High stakes testing. . . . Young people have always had to take and pass tests in connection with earning educational credit and degrees.But today test construction and test proctoring have become big business, to the degree that worldwide companies like Pearson Educational Measurement and Thomson Prometric offer hundreds of different tests at hundreds of different locations, domestic and foreign, to aspiring test takers in search of career and academic advancement.

 

A high stakes test, it should be noted, marches to its own drummer.Our state bar exams, for example, have absolutely no connection with America�s multi-layered educational-credit system: elementary, secondary, postsecondary, and graduate.Consequently, as opposed to for-credit courses, these exams can be taken again and again by candidates of any age and background. Far more than high-priced college, high stakes tests represent equal opportunity in action for both late bloomers and the precocious, for the persistent as well as the brilliant, for tortoises as well as hares.

 

By way of illustration, the records of the July 2005 State of California bar exam (available online) indicate that a very expensive academic degree does not guarantee career success, especially where that success depends upon professional performance and - more and more these days - professional-competence tests. By way of illustration, it's worth noting here that the July 2005 bar exam results in California show first-time pass rates of only 42% and 33% for UC Berkeley (with a cited academic completion rate of 93%) and UCLA ($90,000 3-year tuition for out-of-state students).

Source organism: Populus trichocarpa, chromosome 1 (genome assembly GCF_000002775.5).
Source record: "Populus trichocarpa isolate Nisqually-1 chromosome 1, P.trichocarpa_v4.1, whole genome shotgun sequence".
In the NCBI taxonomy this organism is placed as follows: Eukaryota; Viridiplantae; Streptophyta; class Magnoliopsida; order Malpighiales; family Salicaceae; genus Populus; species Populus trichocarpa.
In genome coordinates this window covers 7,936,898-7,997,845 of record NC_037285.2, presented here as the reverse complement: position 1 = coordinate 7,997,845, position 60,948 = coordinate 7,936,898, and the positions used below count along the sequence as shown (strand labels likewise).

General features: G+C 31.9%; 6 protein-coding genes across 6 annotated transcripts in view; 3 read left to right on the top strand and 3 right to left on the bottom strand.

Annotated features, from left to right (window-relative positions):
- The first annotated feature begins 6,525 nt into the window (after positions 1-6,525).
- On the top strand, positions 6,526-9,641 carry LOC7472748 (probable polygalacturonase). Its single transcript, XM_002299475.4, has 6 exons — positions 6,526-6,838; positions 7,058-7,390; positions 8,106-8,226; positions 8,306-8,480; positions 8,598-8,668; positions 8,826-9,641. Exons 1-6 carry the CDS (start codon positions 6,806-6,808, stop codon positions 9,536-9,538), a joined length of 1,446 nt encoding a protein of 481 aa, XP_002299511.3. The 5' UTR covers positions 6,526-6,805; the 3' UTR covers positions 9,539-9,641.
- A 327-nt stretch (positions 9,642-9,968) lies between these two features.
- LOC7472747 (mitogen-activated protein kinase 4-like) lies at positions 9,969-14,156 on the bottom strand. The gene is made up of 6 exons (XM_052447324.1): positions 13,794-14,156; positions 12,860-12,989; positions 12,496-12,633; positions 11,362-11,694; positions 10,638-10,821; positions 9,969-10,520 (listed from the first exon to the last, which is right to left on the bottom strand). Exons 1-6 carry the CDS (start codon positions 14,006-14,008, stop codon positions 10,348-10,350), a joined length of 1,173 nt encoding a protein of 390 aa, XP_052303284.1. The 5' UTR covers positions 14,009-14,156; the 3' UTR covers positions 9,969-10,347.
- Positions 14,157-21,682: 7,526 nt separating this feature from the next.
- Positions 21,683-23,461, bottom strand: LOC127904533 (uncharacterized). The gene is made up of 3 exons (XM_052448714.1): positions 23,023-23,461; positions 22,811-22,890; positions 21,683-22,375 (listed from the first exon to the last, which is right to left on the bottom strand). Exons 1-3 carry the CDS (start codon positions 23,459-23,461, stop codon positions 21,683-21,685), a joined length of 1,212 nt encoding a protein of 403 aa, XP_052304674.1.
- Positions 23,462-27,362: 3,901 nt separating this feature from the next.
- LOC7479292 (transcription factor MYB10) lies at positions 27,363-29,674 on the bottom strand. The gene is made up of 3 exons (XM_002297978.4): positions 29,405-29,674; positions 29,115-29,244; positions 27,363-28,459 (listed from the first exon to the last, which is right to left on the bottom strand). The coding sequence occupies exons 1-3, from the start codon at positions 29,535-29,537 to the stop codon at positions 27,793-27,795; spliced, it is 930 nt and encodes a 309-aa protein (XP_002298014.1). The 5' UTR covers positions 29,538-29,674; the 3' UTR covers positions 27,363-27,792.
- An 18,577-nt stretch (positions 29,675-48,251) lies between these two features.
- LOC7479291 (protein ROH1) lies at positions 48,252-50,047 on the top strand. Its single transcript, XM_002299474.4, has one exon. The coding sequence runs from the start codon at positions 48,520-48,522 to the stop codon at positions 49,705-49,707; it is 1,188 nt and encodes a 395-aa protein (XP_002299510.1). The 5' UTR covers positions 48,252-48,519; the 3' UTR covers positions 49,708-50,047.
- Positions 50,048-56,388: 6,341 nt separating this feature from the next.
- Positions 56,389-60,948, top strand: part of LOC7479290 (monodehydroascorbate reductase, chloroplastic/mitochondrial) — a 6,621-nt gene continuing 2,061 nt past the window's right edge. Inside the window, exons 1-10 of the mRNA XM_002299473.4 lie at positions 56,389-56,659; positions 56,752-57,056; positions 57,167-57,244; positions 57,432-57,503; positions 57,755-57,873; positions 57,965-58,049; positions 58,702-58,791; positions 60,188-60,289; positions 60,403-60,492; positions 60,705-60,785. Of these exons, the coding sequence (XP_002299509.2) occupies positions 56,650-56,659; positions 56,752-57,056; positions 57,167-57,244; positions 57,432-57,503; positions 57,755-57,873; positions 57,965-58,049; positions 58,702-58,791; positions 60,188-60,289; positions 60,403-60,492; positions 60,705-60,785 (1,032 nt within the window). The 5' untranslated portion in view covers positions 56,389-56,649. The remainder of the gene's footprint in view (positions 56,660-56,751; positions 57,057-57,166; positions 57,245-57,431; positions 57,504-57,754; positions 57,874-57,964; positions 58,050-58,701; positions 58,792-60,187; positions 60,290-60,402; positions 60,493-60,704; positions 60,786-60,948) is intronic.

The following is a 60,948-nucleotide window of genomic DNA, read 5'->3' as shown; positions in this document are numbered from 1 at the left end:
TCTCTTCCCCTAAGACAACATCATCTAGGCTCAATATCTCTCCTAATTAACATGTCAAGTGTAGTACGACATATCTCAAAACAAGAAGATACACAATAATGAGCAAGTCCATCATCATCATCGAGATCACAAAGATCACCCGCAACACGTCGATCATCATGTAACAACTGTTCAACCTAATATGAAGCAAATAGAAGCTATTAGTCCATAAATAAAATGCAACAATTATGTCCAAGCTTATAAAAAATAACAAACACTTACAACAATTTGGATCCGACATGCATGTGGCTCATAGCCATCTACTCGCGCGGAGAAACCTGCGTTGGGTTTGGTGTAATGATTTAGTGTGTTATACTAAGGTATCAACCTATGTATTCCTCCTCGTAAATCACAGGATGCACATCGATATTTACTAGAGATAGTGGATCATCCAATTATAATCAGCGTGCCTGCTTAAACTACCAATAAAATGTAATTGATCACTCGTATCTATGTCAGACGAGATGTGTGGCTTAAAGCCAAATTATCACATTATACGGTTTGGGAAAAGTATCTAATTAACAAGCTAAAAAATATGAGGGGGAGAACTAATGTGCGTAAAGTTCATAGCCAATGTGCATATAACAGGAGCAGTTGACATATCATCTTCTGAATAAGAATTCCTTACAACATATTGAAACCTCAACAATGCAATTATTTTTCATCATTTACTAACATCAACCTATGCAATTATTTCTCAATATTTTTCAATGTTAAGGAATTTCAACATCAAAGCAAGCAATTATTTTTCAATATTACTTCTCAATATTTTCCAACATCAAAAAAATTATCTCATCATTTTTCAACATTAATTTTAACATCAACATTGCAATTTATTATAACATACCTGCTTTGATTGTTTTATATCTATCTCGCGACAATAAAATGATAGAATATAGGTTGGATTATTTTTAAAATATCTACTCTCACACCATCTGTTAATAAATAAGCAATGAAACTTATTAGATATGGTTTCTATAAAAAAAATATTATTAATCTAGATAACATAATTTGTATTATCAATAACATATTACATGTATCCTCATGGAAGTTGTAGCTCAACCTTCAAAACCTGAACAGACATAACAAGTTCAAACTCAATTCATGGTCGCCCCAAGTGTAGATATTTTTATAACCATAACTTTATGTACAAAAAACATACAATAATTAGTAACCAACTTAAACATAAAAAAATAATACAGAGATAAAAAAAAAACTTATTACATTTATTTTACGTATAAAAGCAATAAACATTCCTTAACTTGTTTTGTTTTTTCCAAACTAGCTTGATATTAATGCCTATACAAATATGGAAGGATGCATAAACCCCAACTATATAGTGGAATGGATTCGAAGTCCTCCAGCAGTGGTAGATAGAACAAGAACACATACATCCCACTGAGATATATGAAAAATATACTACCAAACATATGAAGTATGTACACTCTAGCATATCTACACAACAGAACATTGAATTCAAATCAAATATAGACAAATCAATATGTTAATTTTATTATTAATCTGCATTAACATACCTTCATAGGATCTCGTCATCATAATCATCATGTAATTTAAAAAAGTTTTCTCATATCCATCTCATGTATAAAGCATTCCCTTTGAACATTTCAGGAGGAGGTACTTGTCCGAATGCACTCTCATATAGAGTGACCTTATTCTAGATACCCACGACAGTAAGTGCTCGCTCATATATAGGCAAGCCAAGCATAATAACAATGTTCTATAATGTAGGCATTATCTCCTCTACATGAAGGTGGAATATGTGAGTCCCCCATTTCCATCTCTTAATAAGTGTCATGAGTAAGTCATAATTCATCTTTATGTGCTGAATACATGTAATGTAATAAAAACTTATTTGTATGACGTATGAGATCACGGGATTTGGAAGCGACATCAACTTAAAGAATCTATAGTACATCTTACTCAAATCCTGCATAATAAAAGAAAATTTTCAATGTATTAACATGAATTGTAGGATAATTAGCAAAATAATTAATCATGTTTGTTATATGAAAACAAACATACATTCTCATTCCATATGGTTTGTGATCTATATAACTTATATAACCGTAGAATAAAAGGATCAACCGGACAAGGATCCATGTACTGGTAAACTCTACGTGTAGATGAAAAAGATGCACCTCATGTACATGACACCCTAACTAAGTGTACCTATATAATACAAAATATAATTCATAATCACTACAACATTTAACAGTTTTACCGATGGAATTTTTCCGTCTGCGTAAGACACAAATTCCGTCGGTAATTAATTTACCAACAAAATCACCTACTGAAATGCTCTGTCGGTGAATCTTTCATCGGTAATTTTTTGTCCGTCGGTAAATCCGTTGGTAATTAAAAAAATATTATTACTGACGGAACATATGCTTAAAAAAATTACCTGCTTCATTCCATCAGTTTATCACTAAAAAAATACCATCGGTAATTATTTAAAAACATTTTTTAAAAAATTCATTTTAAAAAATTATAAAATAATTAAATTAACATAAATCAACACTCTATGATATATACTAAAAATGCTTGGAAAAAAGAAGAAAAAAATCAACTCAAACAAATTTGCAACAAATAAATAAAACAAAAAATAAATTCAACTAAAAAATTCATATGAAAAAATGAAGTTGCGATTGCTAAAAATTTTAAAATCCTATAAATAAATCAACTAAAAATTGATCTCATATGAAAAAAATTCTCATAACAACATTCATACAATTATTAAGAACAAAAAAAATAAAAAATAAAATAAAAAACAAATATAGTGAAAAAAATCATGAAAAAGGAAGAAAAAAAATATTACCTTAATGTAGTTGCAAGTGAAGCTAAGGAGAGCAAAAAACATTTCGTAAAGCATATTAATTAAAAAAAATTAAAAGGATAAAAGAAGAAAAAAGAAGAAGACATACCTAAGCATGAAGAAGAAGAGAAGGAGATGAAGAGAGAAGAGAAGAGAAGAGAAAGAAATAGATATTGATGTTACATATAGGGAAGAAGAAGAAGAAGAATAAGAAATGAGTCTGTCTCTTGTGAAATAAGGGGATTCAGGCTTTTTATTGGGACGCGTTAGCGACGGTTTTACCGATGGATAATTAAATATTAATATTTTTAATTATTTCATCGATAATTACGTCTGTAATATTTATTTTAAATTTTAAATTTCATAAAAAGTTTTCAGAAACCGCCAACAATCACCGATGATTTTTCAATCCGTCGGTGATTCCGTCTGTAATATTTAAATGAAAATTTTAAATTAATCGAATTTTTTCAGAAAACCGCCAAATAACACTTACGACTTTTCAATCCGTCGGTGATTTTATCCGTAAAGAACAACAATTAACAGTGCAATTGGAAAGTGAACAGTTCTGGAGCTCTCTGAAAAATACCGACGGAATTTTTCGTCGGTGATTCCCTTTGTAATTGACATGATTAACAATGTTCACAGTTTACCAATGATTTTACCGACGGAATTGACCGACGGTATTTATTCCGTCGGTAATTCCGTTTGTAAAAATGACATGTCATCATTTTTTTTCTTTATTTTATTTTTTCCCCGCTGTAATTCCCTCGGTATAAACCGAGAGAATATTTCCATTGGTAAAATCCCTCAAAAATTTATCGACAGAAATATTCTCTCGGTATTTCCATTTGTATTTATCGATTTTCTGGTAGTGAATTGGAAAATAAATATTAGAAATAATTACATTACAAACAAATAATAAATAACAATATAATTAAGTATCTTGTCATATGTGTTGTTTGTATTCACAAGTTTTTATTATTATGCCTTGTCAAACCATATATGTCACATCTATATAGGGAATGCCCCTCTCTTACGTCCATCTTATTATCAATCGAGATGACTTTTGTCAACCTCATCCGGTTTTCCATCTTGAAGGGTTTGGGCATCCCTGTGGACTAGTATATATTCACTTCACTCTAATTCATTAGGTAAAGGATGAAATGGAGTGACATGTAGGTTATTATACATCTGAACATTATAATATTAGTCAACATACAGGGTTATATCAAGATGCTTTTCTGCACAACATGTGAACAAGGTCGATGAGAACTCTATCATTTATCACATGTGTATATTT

In contrast the Ventura and Santa Barbara Colleges of Law, where tuition is only$36,000 for 3 years, have pass rates of 44% and 45%, and Concord College of Law (a very low cost correspondence school) has a pass rate of 50%, i.e., 21 successful candidates out of 40.Personal study and personal test scores are what pave the highway of opportunity for Americans today, not academic records in a registrar�s computer somewhere.

 

The common denominator for most of our high stakes tests can be summed up in three words: vocabulary, vocabulary, vocabulary! Anyone who examines library copies of our four pre-professional tests, which call for a total of 16 hours test taking time,will discover that over 8 hours, including writing samples, are devoted to the English vocabulary in one form or another, more than enough to justify the assertion that plenty of personal best time, concentration, and a good dictionary will take a late bloomer much further than sitting in a stuffy classroom discussing the news of the day.

 

A note on practicality. . . . Most parents and teachers will agree, I�m sure, that talking about learning can be more complicated than the process itself.